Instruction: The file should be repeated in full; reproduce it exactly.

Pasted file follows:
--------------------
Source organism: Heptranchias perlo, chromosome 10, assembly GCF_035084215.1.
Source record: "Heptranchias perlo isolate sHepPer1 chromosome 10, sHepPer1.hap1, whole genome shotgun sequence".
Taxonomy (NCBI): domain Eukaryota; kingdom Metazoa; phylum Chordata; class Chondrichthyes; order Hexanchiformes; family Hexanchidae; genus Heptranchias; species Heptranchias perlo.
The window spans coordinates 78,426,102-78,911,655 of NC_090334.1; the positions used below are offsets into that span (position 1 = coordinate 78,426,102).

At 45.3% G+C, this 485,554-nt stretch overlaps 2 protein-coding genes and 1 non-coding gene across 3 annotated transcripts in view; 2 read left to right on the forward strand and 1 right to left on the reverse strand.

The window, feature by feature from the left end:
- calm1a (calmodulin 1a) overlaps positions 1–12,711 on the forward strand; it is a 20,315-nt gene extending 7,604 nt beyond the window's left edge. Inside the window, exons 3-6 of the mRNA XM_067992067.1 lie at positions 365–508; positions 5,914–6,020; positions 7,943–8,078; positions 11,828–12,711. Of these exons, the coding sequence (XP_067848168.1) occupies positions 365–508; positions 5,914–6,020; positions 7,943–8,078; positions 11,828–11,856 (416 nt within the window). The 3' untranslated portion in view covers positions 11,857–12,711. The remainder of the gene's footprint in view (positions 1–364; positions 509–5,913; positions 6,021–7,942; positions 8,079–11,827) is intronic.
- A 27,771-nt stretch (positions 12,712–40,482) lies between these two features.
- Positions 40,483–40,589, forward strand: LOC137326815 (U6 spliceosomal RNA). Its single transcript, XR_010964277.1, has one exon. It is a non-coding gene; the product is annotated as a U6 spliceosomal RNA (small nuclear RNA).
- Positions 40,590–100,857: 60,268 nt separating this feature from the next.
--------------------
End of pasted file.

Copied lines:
Source organism: Heptranchias perlo, chromosome 10, assembly GCF_035084215.1.
Source record: "Heptranchias perlo isolate sHepPer1 chromosome 10, sHepPer1.hap1, whole genome shotgun sequence".
Taxonomy (NCBI): domain Eukaryota; kingdom Metazoa; phylum Chordata; class Chondrichthyes; order Hexanchiformes; family Hexanchidae; genus Heptranchias; species Heptranchias perlo.
The window spans coordinates 78,426,102-78,911,655 of NC_090334.1; the positions used below are offsets into that span (position 1 = coordinate 78,426,102).

At 45.3% G+C, this 485,554-nt stretch overlaps 2 protein-coding genes and 1 non-coding gene across 3 annotated transcripts in view; 2 read left to right on the forward strand and 1 right to left on the reverse strand.

The window, feature by feature from the left end:
- calm1a (calmodulin 1a) overlaps positions 1–12,711 on the forward strand; it is a 20,315-nt gene extending 7,604 nt beyond the window's left edge. Inside the window, exons 3-6 of the mRNA XM_067992067.1 lie at positions 365–508; positions 5,914–6,020; positions 7,943–8,078; positions 11,828–12,711. Of these exons, the coding sequence (XP_067848168.1) occupies positions 365–508; positions 5,914–6,020; positions 7,943–8,078; positions 11,828–11,856 (416 nt within the window). The 3' untranslated portion in view covers positions 11,857–12,711. The remainder of the gene's footprint in view (positions 1–364; positions 509–5,913; positions 6,021–7,942; positions 8,079–11,827) is intronic.
- A 27,771-nt stretch (positions 12,712–40,482) lies between these two features.
- Positions 40,483–40,589, forward strand: LOC137326815 (U6 spliceosomal RNA). Its single transcript, XR_010964277.1, has one exon. It is a non-coding gene; the product is annotated as a U6 spliceosomal RNA (small nuclear RNA).
- Positions 40,590–100,857: 60,268 nt separating this feature from the next.